Jan Rustem (Armenian: Յան Ռուստամ; 1762 – 21 June 1835) was a painter of Armenian, Turkish or Greek ethnicity who lived and worked in the territories of the Polish–Lithuanian Commonwealth. Primarily a portrait painter, he was commissioned to execute portraits of notable personalities of his epoch. For many years he was a professor at the University of Vilna, the predecessor of Vilnius University.
He was born in Istanbul, and as a young orphan boy was sponsored by Adam Kazimierz Czartoryski, who invited him to the Commonwealth around 1774. Czartoryski paid for his studies in Warsaw, where among his tutors were Jean-Pierre Norblin de La Gourdaine and Marcello Bacciarelli. Between 1788 and 1790, he moved to Germany, where he became a freemason. Two years later he returned to the Polish–Lithuanian Commonwealth and lived for some time in Warsaw, later moving to Vilna.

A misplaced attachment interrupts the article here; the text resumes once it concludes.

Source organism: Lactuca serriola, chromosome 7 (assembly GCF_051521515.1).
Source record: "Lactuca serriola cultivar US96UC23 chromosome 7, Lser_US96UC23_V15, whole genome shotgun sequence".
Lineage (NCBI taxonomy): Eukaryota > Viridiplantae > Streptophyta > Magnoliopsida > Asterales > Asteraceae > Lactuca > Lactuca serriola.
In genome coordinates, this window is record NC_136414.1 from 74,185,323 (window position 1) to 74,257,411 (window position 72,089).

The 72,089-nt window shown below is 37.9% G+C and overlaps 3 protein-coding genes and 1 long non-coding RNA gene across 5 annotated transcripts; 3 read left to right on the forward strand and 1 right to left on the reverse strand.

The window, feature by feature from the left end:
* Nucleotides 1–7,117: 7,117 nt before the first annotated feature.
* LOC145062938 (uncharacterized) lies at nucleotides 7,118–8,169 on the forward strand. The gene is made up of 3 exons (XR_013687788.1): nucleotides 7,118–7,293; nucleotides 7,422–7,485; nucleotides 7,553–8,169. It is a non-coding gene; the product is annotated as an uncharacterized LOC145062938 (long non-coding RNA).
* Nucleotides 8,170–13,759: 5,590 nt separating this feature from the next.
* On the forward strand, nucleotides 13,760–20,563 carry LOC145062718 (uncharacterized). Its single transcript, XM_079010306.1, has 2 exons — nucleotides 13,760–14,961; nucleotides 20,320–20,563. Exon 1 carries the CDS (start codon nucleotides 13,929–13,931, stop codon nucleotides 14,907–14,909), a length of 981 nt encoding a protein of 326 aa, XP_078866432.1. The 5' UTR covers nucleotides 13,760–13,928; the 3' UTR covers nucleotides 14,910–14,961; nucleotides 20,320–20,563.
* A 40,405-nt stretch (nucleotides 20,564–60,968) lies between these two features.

Following the partitions of the Commonwealth, Rustem started working for the Common School of Vilna, which was later renamed the Imperial University of Vilna, as assistant to Franciszek Smuglewicz. After Smuglewicz's death, Rustem took over some of his duties. In 1811, he became a professor of sketching and in 1819 became a professor of painting. Rustem retired in 1826, but continued to give lectures until his death, which occurred near Dūkštas, Lithuania. Among his successful students were Taras Shevchenko, Józef Oleszkiewicz, Kanuty Rusiecki, and Michał Kulesza.
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|2||Edward Jan Römer||Student|
|6||Ainārs Ritenbergs||Idea mate|
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